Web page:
Lobbying and other forms of advocacy are important for nonprofits because it allows them to spread awareness for their cause and gain the attention of politicians who have the ability to give out grants. Something as simple as sending letters to Congressmen can lead to nonprofits acquiring funds because it keeps that nonprofit’s name in the minds of Congressmen when they are deciding who should receive grants. If nonprofits would rather speak directly to a politician, they can try to make an appointment. During meetings, leaders of nonprofits must use their time wisely and try to make a good first impression. Legislators often have a busy schedule, so it is important that representatives of a nonprofit enter the meeting room prepared to speak about the their nonprofit while focusing on the best arguments for why they need the legislator’s support. At the end of the meeting, members of the nonprofit should be polite and then leave fact sheets, pamphlets, or other tangible resources that the legislator can review at a later time.
Although lobbying can be an important tool for nonprofits, it is necessary that they follow certain rules in order to stay tax-exempt. One major restriction placed on nonprofits is that they cannot lobby in support of an individual politician or specific piece of legislation. However, if called upon to speak in front of Congress concerning specific legislation, then individuals from a nonprofit are allowed to give their opinion. Congress sometimes ask leaders from nonprofits to deliver testimonies because those leaders can often provide a unique perspective on the issue being discussed.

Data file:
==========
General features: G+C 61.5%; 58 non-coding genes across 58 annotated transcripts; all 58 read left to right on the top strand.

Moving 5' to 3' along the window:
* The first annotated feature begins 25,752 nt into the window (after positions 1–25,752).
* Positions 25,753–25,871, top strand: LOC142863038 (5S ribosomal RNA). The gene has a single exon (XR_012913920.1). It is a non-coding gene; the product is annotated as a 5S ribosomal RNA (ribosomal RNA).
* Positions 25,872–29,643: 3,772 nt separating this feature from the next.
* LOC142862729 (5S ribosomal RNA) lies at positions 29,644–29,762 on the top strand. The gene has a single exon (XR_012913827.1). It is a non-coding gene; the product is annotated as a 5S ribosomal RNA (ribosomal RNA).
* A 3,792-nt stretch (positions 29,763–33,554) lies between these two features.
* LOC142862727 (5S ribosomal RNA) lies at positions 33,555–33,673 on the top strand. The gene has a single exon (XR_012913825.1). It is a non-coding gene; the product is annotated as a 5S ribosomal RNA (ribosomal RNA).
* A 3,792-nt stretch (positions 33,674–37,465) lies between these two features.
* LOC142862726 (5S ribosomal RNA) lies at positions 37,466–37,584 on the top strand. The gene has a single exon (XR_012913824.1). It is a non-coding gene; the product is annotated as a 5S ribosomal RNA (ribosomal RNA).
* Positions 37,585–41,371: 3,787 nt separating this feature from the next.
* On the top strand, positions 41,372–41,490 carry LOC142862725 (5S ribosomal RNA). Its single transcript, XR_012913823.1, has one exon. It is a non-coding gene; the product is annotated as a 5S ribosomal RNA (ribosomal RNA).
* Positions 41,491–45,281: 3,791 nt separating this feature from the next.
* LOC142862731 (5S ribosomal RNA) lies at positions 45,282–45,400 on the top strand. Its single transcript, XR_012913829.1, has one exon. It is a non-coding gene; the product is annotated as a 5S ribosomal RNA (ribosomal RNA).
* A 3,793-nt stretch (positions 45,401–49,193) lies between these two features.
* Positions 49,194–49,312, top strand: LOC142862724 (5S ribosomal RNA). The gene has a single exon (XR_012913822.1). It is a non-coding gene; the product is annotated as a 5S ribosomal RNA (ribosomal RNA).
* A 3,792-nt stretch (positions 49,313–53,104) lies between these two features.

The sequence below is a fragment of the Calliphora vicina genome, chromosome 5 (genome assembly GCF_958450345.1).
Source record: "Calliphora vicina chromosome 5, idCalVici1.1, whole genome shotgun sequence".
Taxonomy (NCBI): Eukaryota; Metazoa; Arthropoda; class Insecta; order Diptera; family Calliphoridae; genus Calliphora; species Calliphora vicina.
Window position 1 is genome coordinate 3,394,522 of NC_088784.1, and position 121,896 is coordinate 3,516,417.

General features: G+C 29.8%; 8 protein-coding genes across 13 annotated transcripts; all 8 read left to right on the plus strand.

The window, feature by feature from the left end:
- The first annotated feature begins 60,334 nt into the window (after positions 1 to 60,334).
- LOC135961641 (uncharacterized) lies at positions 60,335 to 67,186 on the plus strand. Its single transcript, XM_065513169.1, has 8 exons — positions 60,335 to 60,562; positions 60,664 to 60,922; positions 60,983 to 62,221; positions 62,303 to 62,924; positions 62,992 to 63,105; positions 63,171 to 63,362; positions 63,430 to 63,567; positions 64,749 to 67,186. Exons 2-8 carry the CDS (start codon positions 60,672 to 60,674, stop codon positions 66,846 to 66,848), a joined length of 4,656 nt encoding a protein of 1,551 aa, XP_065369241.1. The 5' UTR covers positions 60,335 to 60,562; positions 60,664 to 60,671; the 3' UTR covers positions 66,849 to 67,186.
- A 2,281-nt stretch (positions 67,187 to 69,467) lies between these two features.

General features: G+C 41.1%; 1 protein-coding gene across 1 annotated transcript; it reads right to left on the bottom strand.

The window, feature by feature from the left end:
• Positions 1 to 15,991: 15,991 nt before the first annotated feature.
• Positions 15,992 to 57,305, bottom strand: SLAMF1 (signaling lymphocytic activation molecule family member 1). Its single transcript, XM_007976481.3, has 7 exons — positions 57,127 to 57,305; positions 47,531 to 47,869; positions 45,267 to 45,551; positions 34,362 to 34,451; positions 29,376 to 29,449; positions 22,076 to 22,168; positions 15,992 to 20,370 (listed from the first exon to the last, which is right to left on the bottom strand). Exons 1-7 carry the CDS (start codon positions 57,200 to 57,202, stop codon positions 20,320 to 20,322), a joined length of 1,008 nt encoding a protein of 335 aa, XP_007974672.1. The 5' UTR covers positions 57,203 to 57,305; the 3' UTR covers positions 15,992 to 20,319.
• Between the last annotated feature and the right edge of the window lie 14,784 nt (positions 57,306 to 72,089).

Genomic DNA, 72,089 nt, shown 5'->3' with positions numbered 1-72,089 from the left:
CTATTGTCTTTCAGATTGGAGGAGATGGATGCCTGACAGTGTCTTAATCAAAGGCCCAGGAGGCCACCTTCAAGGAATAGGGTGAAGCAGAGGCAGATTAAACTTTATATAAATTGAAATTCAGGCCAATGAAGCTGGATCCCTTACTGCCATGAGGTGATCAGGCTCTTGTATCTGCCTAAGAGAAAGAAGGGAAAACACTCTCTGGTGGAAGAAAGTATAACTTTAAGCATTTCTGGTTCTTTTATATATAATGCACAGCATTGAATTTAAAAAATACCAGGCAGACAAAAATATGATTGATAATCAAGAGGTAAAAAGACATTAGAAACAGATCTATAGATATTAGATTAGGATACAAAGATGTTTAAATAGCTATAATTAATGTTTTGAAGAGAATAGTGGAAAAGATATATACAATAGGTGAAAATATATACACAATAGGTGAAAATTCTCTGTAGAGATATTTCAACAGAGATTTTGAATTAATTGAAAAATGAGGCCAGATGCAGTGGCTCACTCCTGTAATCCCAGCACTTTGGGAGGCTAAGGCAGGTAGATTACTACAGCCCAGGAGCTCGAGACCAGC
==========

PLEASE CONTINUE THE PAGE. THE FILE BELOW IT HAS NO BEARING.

The federal government has placed limits on how much money a nonprofit can spend on lobbying if it wishes to stay tax-exempt. Congress has established something called the “substantial part test,” which says nonprofits cannot spent a substantial part of their funds on lobbying efforts. Unfortunately, Congress did not clearly define what is considered “substantial.” This has led to confusion among nonprofits when they are trying to decide how much they can spend on lobbying. Nonprofits may choose to avoid the substantial part test by filing a 501(H) election and then submitting Form 5768 to the IRS. The 501(H) election provides nonprofits with definite information on limits to lobbying.
Leaders of nonprofits should carefully study lobbying regulations, and then develop a strategic plan to make every dollar count. Lobbying can be an extremely successful tool, but nonprofits should consider what type of lobbying best fits their organization. Not every type of nonprofit should lobby in the same manner. Different approaches should be taken depending on the type of nonprofit and the size of its budget. Developing the perfect plan for lobbying may take a great amount of effort and time, but the end result is generally worth it.